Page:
Known as the Wine Country, the Hawkes Bay is much more than sun and wine. The warm and dry climate suits the production of premium wines, including syrah, merlot and cabernet sauvignon. Being the Art Deco Centre of New Zealand, it is home to some of the most convoluted celebrations of Matariki- the Maori New Year. Here you can taste some exceptional artisan epicurean food, shop at the farmers’ market for fresh produce and have a great lunch at the Napier’s.
Relax on the beautiful beaches that extend along the coastline, visit the Cape Kidnappers gannet colony and walk the forest trails of Kaweka and Ruahine Forest Parks in a beautiful autumn atmosphere. Accommodation options are available to suit all pocket sizes!
Located in the South Island of New Zealand, the Mackenzie country is a sub-region of Canterbury, which is based around the Mackenzie Basin. Water from the melting glaciers fill three lakes of Ohau, Pukaki and Tekapo, which nosh the Waitaki River. Being a sparsely populated region, the country’s beauty has largely remained untouched backwoods. During the autumn months, it’s a pleasing sight to watch the glorious Southern Alps set in the backdrop, with two of the largest lakes in the region being the lake Pukaki and Lake Tekapo.
One can take an expansive view of the snow-capped peak of Aoraki Mount Cook, the highest one in New Zealand, closely visible from the NZ state highway 80. Another key attraction here is the artificial Lake Ruataniwha which has a world-class rowing venue built by Max Smith. School national championships are held here during the autumn months, and Regattas in summer. You can also indulge in snowboarding some of the small fields and hiking the Mount Cook National Park.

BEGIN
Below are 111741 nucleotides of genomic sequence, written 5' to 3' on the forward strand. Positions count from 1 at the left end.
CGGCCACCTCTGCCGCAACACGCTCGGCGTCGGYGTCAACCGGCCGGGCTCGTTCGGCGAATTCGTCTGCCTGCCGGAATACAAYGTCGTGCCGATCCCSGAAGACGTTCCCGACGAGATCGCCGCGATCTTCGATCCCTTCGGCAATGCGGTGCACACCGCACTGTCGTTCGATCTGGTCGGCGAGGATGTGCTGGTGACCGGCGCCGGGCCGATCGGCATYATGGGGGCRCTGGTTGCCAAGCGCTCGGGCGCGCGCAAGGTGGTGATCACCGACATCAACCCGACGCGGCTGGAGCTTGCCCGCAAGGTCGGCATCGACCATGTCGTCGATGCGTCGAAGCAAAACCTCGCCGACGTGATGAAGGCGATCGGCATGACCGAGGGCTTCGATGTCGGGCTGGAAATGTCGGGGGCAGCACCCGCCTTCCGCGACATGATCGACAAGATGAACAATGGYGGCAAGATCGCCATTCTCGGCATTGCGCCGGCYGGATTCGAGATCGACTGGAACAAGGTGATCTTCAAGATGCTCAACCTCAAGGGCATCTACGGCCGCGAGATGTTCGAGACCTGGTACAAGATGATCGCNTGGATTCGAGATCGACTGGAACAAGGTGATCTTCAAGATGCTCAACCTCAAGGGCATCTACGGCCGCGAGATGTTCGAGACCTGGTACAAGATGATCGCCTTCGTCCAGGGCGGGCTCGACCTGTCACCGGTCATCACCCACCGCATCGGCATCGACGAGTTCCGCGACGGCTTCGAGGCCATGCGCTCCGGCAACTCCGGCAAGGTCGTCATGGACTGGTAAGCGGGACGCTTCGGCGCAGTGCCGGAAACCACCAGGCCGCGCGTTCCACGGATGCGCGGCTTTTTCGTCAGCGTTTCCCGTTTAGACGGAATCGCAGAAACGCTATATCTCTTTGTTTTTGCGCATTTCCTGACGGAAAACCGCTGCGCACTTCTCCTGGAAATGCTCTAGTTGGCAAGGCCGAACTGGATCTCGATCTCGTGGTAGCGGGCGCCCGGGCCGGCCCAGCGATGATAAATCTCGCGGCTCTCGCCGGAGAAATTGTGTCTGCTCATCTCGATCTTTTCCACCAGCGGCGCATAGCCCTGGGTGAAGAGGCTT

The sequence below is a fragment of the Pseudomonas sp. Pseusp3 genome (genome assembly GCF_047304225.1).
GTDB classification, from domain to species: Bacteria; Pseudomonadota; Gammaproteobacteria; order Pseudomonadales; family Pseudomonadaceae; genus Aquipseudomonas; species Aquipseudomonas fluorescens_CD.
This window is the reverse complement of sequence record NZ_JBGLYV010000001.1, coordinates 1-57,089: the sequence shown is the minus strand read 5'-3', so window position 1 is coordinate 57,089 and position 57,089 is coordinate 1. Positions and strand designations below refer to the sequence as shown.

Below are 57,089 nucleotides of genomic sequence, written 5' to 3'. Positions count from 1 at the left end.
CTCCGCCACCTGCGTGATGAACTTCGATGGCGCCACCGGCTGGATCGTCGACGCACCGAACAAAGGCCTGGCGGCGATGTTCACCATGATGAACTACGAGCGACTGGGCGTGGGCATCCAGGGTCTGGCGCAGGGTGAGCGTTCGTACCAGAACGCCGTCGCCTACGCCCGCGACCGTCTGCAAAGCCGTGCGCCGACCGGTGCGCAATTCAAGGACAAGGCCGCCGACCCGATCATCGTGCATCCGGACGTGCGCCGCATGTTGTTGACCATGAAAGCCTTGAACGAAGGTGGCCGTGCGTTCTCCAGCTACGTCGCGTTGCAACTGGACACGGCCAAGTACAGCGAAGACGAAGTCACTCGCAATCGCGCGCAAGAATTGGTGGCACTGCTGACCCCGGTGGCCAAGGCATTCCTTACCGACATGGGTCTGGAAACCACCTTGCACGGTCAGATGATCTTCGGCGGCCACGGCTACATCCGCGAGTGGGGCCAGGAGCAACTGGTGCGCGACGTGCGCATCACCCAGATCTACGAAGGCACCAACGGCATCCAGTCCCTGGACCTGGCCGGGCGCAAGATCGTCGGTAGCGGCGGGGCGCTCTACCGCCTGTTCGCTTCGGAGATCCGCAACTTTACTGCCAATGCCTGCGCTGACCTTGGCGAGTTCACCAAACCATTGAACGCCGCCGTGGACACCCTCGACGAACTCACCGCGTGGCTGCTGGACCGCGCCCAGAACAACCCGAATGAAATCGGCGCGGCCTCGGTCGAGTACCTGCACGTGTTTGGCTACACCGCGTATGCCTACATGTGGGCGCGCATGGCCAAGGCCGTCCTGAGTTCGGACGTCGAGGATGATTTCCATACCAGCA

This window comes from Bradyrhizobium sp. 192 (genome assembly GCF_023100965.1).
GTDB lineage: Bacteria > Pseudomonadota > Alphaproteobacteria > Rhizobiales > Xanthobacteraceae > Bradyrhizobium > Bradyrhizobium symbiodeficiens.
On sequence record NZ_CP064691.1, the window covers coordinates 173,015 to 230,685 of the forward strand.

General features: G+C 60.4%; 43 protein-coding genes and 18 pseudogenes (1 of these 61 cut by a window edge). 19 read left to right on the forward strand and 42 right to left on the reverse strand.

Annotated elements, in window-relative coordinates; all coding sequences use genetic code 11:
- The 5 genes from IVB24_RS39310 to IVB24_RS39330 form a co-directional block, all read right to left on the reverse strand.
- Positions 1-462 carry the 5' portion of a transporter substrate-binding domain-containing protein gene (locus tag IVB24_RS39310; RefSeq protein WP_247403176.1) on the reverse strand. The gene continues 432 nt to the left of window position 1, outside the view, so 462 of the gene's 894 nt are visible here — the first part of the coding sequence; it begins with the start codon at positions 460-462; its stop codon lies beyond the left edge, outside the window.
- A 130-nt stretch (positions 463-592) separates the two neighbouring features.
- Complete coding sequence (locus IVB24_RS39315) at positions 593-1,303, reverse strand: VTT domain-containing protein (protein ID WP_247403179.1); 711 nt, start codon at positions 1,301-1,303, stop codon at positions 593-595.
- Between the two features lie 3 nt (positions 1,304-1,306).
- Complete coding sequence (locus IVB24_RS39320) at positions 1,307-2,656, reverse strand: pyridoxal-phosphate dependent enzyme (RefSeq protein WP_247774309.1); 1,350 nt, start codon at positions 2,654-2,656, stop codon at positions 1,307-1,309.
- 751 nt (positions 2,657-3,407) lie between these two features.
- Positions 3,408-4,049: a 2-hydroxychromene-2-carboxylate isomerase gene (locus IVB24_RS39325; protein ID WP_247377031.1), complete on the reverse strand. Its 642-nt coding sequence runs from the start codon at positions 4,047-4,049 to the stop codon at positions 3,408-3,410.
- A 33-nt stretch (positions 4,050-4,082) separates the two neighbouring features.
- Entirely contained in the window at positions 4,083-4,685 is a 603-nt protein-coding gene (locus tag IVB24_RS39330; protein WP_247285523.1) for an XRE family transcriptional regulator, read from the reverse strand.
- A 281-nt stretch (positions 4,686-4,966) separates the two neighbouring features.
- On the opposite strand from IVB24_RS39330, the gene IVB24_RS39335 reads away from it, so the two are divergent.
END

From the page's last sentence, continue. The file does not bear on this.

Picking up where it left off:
Combining the towering mountains, desolate coastline with lush green plains and the untouched wilderness, the Waitaki region is a must visit during the autumn months. Midway of the coastline houses the town of Moeraki with massive spherical boulders that are millions of years old. Watch out for the Hector’s Dolphins that are often seen playing in the nearby beaches. Towering over a delightful community is the historic whitestone architecture towards north at Oamaru. From here you can paddle your way following the Alps to Ocean Cycleway up to the Aoraki Mount Cook.
As you touch the interior, the beautiful lakes and snow-capped peaks give an ideal contrast with brown hills rising up from the valley floor. Stop by and soak up the impressive formation of limestone cliffs full of prehistoric fossils, alongside Maori rock drawings from charcoal, animal fat and red ochre. Punctuated by 3 hydro-electric dams of Benmore, Waitaki and Aviemore, surging through the landscape, the Waitaki River is a pleasant sight to watch.
One of the largest earth dams in the southern hemisphere, Benmore is the only one open for viewing, while the Waitaki Dam built of shovels and picks in 1930s is another masterpiece. There are also a number of pleasant walks in the Otematata area, with longer hikes including Deep Stream Tracks and Benmore Peninsula. If you are in for gliding, the Omarama is the perfect spot for you.